People living in London might have recently been woken up by the sounds of classical music playing from the skies as part of an experimental project by a UK artist.
Luke Jerram’s Sky Orchestra took to the capital last month, which saw seven balloons rise up into the skies in quick succession to a height of around 500 feet, each playing out a different element of the musical score.
Designed to be heard and seen from ground level, the music was composed by BAFTA and Ivor Novello award-winning British musician Dan Jones and aimed to provide a gentle wake-up call across London or lullaby on evening flights.
The point of the project? While it is the brainchild of UK artist Jerram, it also marked the start of the countdown to the London 2012 Olympics and was made possible by London mayor Boris Johnson and the London International Festival of Theatre.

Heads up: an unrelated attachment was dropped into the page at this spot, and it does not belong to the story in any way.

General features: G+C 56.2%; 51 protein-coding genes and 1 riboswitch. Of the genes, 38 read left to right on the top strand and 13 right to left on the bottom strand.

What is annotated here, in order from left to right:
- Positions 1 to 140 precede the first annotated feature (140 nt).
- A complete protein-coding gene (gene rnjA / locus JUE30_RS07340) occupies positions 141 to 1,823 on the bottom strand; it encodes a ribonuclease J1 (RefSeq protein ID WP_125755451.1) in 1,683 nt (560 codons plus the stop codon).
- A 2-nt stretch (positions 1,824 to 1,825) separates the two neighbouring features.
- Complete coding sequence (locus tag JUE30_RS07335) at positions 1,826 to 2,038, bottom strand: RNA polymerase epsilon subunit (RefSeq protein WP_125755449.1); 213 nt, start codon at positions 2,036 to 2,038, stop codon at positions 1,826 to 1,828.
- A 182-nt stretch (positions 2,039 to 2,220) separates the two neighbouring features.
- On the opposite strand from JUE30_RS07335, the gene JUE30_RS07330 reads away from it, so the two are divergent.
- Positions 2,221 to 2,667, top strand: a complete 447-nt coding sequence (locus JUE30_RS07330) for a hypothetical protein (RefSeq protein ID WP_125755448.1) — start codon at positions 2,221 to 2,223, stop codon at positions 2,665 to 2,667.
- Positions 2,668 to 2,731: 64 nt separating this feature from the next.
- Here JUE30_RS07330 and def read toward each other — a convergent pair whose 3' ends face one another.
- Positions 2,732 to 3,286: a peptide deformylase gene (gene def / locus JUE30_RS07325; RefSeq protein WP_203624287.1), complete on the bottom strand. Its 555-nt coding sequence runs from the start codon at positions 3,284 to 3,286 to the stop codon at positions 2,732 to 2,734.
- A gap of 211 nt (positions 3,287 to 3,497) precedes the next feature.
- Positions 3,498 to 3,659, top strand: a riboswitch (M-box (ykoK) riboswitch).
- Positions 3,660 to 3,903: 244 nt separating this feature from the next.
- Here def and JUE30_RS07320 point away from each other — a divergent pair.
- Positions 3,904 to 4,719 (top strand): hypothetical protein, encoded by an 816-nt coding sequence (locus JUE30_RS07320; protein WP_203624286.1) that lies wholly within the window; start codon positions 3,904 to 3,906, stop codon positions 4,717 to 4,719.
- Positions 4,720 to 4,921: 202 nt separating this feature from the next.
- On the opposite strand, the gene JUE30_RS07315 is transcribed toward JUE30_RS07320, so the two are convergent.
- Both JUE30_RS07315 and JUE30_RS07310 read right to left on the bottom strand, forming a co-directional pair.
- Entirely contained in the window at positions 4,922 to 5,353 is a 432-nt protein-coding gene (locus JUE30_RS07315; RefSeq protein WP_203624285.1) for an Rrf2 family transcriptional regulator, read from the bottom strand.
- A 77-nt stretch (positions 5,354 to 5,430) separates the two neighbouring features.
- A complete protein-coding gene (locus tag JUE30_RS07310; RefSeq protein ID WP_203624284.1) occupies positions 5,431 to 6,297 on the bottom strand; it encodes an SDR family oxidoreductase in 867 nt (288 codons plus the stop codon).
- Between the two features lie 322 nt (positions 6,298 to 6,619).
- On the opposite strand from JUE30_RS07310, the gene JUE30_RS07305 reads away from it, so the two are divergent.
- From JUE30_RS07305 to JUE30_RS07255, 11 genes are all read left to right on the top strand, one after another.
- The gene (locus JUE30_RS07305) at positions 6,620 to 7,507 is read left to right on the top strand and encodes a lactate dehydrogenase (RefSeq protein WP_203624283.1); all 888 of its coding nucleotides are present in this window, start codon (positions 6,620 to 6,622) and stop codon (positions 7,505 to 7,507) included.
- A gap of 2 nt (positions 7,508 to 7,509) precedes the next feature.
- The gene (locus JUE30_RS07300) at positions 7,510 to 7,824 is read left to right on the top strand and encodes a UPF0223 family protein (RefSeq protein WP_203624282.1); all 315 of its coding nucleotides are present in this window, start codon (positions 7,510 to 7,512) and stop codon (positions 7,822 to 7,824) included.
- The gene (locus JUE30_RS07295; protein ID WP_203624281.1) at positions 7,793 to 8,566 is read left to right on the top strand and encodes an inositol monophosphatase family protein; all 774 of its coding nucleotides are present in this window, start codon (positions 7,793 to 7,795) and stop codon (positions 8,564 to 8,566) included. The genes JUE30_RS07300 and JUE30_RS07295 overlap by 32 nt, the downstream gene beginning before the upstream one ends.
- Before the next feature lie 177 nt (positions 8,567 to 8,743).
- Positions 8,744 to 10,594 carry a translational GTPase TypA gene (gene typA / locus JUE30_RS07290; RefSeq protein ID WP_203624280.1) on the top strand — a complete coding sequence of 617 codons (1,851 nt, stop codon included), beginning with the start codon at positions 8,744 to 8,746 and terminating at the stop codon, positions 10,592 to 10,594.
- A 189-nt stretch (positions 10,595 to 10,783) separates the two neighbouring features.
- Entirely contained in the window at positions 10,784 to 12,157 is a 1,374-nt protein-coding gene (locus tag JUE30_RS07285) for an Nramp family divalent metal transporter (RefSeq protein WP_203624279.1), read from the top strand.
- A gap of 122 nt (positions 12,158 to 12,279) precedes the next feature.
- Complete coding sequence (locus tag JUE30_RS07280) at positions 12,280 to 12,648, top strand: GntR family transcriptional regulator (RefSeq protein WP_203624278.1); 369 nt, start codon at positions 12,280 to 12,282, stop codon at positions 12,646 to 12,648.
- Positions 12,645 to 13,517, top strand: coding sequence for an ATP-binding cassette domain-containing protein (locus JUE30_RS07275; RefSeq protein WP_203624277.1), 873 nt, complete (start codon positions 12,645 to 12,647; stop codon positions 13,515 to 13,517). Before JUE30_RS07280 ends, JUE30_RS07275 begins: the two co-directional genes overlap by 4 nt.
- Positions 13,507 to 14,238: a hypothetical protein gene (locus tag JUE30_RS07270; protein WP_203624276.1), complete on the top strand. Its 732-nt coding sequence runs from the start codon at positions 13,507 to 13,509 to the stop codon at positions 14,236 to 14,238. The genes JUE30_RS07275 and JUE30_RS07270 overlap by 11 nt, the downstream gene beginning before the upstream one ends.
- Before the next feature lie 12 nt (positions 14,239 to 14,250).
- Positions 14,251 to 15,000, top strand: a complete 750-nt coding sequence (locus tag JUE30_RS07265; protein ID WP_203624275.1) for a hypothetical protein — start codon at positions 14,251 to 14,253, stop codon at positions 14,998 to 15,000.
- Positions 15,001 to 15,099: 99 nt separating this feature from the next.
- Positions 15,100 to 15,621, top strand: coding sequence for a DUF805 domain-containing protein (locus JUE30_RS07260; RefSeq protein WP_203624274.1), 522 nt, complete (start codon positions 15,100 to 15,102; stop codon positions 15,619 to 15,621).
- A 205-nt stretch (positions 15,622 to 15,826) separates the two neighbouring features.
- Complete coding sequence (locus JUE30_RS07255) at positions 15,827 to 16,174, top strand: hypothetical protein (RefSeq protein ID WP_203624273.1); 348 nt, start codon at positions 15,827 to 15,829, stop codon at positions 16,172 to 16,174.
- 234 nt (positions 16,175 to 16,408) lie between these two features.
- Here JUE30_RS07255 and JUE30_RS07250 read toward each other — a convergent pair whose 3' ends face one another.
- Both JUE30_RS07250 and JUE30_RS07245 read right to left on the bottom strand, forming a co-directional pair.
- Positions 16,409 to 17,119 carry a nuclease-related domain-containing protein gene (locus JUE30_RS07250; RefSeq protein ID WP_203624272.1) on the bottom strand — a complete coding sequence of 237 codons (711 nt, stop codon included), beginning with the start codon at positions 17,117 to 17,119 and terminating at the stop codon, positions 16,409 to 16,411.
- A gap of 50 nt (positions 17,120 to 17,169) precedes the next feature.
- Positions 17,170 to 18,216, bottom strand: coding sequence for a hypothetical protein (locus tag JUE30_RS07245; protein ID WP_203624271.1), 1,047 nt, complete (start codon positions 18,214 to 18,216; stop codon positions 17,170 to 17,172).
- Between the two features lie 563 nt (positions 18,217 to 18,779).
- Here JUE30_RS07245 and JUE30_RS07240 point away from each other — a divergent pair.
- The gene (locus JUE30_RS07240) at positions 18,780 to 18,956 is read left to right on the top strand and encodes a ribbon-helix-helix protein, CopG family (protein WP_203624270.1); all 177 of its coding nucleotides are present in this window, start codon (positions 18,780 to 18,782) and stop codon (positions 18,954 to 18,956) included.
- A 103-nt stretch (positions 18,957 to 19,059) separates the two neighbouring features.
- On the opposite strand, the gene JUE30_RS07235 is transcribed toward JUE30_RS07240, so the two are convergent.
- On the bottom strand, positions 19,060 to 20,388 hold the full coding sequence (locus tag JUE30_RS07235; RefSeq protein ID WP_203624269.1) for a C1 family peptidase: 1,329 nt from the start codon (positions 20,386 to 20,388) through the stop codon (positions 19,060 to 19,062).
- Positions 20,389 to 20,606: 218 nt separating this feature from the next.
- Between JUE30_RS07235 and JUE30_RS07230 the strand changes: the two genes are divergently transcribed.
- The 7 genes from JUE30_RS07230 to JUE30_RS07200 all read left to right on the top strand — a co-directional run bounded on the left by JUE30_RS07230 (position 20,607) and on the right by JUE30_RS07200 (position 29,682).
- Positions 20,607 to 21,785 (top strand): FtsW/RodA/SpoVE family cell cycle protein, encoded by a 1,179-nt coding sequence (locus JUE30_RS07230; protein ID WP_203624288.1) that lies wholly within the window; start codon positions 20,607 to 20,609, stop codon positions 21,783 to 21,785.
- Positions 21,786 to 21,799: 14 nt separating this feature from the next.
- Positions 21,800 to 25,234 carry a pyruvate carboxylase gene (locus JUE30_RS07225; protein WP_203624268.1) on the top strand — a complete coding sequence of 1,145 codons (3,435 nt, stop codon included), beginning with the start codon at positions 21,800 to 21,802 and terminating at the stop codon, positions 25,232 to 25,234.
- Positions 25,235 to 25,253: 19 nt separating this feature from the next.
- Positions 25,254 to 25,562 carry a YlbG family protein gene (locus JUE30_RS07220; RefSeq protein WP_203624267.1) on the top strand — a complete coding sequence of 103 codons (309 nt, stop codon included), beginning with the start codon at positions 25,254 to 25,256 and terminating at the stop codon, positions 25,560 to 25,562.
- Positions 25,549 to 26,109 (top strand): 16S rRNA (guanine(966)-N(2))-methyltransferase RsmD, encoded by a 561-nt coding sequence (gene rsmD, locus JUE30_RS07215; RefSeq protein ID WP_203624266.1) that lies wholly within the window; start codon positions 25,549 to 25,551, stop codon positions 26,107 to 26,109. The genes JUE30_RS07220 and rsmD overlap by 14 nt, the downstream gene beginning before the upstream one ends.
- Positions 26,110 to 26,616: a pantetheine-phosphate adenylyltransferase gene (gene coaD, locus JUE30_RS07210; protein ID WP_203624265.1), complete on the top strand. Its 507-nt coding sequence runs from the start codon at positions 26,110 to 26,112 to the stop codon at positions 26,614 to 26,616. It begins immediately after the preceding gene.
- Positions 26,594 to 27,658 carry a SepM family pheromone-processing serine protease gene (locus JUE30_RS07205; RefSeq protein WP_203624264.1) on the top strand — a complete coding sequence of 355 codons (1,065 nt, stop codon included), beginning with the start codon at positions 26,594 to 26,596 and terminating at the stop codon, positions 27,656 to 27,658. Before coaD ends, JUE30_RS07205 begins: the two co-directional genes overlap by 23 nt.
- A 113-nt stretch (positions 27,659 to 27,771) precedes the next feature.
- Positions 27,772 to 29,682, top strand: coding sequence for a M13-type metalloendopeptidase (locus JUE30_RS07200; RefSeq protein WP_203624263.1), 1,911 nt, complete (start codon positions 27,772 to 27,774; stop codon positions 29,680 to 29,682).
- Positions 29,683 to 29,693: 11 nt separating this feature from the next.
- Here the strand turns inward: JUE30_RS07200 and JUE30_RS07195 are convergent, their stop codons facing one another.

Explaining the concept behind his installation, Jerram said: “A form of acoustic urban art, Sky Orchestra questions the boundaries of public artwork, private space and the ownership of the sky.
“The aim is to lift the sleeping public into a space on the edge of sleep, and to inspire their imaginations through sound. Each balloon plays a different element of the musical score creating a massive audio landscape.
“Like whales calling in the ocean, the same sounds may be heard in succession passing from one balloon to another across the sky.”
This is not the only musical art project Jerram has created. He has been lauded for his street piano installation Play Me, I’m Yours, which has now positioned over 400 pianos in cities across the world including New York and Sydney.
It invites any member of the public to play at the instrument and take ownership of their urban environment, and many of the pianos have been decorated by artists or the local community.
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